Image Logo of UCSD Library of Comp and Human Cognition Laboratory of Comparative
Human Cognition
University of California, San Diego

Juanita M. Cole, Ph.D.

Research Project Summary:
Effect of Web-Based Intervention
on Elementary Students’
Reading Performance and Motivation

The following is summary of an 8-week experimental research study conducted in the spring 2003 semester by Juanita M. Cole, Ph.D., Postdoctoral Fellow, in the Laboratory of Comparative Human Cognition at the University of California, San Diego.

Numerous intervention strategies to improve literacy outcomes for children struggling to read have been well documented in the research literature. However, few interventions take into consideration important issues such as students’ interests, culture, and everyday practices. Additionally, advances in computer technology afford the delivery of reading instruction to a diverse population of students, yet research documenting its effectiveness is limited. Thus, the purpose of this study was to investigate the effects of a web-based program, Reading Upgrade, and a traditional intervention program on the reading outcomes of children who demonstrated difficulty acquiring basic literacy skills.

Twenty-five third grade children enrolled in a public-elementary school’s reading enrichment program were randomly selected to participate in this 8-week study. Their teachers identified students as “struggling readers” based on skill assessments and classroom observations. Children were randomly assigned to one of two types of reading intervention, traditional or Reading Upgrade.

Traditional Reading Intervention

Extended Day Reading Enrichment is a supplemental program offered by the school in this study and it provides small group remedial instruction with a reading resource teacher. Each student spends approximately 30-90 minutes a day with the reading enrichment teacher who works with small groups of 5-6 students at a time or larger depending on skill level. Children who qualify for reading enrichment have either scored below a certain level on standardized achievement/reading tests, are below grade level in reading or have been referred by the classroom teacher.

 Web-Based Reading Intervention: READING UPGRADE

The new instructional method under study is the web-based reading intervention program, Reading Upgrade. The 50 lessons of this program teach phonics, phonemic awareness, word decoding, vocabulary, and comprehension. Each lesson consists of a teaching portion with instructional songs and digitalized videos, followed by a practice activity consisting of an interactive game.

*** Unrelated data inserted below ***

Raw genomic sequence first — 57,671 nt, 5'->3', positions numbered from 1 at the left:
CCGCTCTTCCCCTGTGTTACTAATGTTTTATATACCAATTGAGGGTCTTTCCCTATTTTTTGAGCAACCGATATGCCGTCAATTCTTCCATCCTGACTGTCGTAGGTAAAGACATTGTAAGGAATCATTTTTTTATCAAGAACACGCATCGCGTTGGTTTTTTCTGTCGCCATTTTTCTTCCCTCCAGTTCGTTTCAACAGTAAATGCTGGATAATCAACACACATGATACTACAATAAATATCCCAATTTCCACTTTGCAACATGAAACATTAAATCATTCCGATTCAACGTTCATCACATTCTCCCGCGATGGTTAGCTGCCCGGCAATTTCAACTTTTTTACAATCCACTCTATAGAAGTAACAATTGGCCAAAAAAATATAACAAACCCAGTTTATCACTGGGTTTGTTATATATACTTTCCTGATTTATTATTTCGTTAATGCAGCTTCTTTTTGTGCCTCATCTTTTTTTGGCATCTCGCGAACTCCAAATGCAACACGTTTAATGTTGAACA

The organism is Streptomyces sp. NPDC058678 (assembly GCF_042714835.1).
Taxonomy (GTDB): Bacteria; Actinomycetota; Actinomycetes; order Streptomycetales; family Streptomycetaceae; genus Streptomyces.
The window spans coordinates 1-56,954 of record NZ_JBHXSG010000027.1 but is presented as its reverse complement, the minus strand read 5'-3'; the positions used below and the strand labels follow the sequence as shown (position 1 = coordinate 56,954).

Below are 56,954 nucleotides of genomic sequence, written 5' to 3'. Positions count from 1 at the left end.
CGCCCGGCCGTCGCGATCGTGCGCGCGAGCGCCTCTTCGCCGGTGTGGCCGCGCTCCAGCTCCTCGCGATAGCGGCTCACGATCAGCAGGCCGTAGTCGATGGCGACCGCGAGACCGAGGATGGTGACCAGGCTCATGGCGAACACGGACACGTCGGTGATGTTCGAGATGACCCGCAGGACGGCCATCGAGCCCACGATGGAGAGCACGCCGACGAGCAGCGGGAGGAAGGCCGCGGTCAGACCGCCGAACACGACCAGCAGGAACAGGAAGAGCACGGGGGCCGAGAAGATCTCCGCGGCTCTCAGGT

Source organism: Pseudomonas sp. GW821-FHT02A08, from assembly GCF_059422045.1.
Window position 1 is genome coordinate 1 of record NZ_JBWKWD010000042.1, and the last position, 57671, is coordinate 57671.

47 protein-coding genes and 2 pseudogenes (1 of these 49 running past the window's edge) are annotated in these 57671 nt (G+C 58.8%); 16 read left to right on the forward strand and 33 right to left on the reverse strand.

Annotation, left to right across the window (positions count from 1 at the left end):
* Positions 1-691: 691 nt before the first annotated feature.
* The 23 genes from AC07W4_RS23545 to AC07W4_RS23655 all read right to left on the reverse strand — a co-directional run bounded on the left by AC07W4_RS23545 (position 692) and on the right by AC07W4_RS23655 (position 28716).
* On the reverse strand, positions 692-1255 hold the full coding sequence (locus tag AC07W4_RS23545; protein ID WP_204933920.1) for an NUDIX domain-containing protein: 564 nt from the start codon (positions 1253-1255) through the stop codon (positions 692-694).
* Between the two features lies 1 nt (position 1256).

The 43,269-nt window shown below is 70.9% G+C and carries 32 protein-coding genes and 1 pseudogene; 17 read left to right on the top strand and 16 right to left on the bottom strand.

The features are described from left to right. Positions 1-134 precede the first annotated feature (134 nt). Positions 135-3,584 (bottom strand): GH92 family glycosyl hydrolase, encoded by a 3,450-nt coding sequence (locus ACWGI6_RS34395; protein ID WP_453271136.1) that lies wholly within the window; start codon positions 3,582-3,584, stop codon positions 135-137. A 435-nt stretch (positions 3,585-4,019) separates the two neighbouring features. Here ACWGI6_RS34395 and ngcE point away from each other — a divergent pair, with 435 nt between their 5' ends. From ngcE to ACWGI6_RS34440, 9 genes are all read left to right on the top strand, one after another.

The Reading Upgrade group of students received intervention for 1-hour a day, twice a week, while students in the traditional intervention program met for 1-hour a day, three times a week. At the close of the 8-week period, all participants in both groups were administered pre-post test measures on reading performance and motivation. Also observation field notes were written on students participating in the Reading Upgrade group after each intervention session.


Reading Performance

  • Reading Upgrade students performed significantly better than the traditional intervention program students.
  • The gain achieved for Reading Upgrade students was equivalent to one-grade level improvement in reading.
  • Observations of Reading Upgrade students revealed high student engagement, positive teacher perception of the intervention, and a culturally relevant learning context.

Reading Motivation

  • Non-struggling readers were invited by books and motivated to read by intrinsic factors such as book content, one’s ability to read well, and reading satisfaction.
  • Struggling readers were inhibited by books and motivated to read by extrinsic factors such as recognition from parents or teachers, rewards and incentives.

Improvements from Reading Upgrade prove to illustrate a more effective reading intervention. Moreover, Reading Upgrade appears to be a realistic intervention approach because it is culturally responsive and web-based which affords wide classroom deployment. Evidence from this study further confirms the relationship between reading performance and motivation. Through stimulating video, games, rewards and certificate, the Reading Upgrade program provides the extrinsic motivation essential to engaging a child who is primarily insecure and discouraged by reading.

While the findings are very compelling, further evaluation on Reading Upgrade is needed to measure mastery of reading skills, efficacy of other reading skills such as comprehension, and carry-over effects in classroom. Therefore the following recommendations are made:

  •  An in-depth evaluation with a larger sample
  •  Additional reading assessments covering all content areas
  •  Computer tracking of performance within the Reading Upgrade program

There is certainly enough empirical evidence from this study to encourage teachers and schools who want to engage children who are struggling to read, to use Reading Upgrade as an intervention strategy.

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